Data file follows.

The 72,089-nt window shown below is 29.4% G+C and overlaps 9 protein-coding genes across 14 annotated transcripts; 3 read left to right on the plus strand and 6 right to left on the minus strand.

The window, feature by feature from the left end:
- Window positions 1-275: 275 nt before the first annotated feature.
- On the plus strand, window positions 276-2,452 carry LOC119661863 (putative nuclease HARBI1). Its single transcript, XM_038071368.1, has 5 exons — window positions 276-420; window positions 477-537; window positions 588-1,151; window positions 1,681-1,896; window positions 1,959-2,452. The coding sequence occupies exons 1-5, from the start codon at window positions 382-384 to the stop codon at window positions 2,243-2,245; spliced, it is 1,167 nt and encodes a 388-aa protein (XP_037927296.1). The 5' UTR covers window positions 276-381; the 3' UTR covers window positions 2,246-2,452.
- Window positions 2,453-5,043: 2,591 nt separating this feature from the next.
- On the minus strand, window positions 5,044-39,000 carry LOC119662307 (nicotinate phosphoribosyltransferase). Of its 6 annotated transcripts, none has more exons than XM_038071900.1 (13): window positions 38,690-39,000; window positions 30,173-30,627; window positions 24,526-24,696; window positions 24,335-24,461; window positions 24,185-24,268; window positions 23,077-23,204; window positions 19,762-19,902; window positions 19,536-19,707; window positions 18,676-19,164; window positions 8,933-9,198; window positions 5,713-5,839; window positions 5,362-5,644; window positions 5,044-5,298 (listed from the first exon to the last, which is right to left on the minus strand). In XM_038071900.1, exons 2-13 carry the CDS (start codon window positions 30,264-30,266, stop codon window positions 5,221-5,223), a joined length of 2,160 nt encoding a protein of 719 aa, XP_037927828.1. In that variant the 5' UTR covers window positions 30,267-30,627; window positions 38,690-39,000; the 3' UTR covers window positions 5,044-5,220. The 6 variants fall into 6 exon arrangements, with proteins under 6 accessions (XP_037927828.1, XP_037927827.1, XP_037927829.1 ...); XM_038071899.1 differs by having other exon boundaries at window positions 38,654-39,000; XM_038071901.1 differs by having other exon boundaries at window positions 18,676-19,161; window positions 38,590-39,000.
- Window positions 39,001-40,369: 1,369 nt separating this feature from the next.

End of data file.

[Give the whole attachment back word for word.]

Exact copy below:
The 72,089-nt window shown below is 29.4% G+C and overlaps 9 protein-coding genes across 14 annotated transcripts; 3 read left to right on the plus strand and 6 right to left on the minus strand.

The window, feature by feature from the left end:
- Window positions 1-275: 275 nt before the first annotated feature.
- On the plus strand, window positions 276-2,452 carry LOC119661863 (putative nuclease HARBI1). Its single transcript, XM_038071368.1, has 5 exons — window positions 276-420; window positions 477-537; window positions 588-1,151; window positions 1,681-1,896; window positions 1,959-2,452. The coding sequence occupies exons 1-5, from the start codon at window positions 382-384 to the stop codon at window positions 2,243-2,245; spliced, it is 1,167 nt and encodes a 388-aa protein (XP_037927296.1). The 5' UTR covers window positions 276-381; the 3' UTR covers window positions 2,246-2,452.
- Window positions 2,453-5,043: 2,591 nt separating this feature from the next.
- On the minus strand, window positions 5,044-39,000 carry LOC119662307 (nicotinate phosphoribosyltransferase). Of its 6 annotated transcripts, none has more exons than XM_038071900.1 (13): window positions 38,690-39,000; window positions 30,173-30,627; window positions 24,526-24,696; window positions 24,335-24,461; window positions 24,185-24,268; window positions 23,077-23,204; window positions 19,762-19,902; window positions 19,536-19,707; window positions 18,676-19,164; window positions 8,933-9,198; window positions 5,713-5,839; window positions 5,362-5,644; window positions 5,044-5,298 (listed from the first exon to the last, which is right to left on the minus strand). In XM_038071900.1, exons 2-13 carry the CDS (start codon window positions 30,264-30,266, stop codon window positions 5,221-5,223), a joined length of 2,160 nt encoding a protein of 719 aa, XP_037927828.1. In that variant the 5' UTR covers window positions 30,267-30,627; window positions 38,690-39,000; the 3' UTR covers window positions 5,044-5,220. The 6 variants fall into 6 exon arrangements, with proteins under 6 accessions (XP_037927828.1, XP_037927827.1, XP_037927829.1 ...); XM_038071899.1 differs by having other exon boundaries at window positions 38,654-39,000; XM_038071901.1 differs by having other exon boundaries at window positions 18,676-19,161; window positions 38,590-39,000.
- Window positions 39,001-40,369: 1,369 nt separating this feature from the next.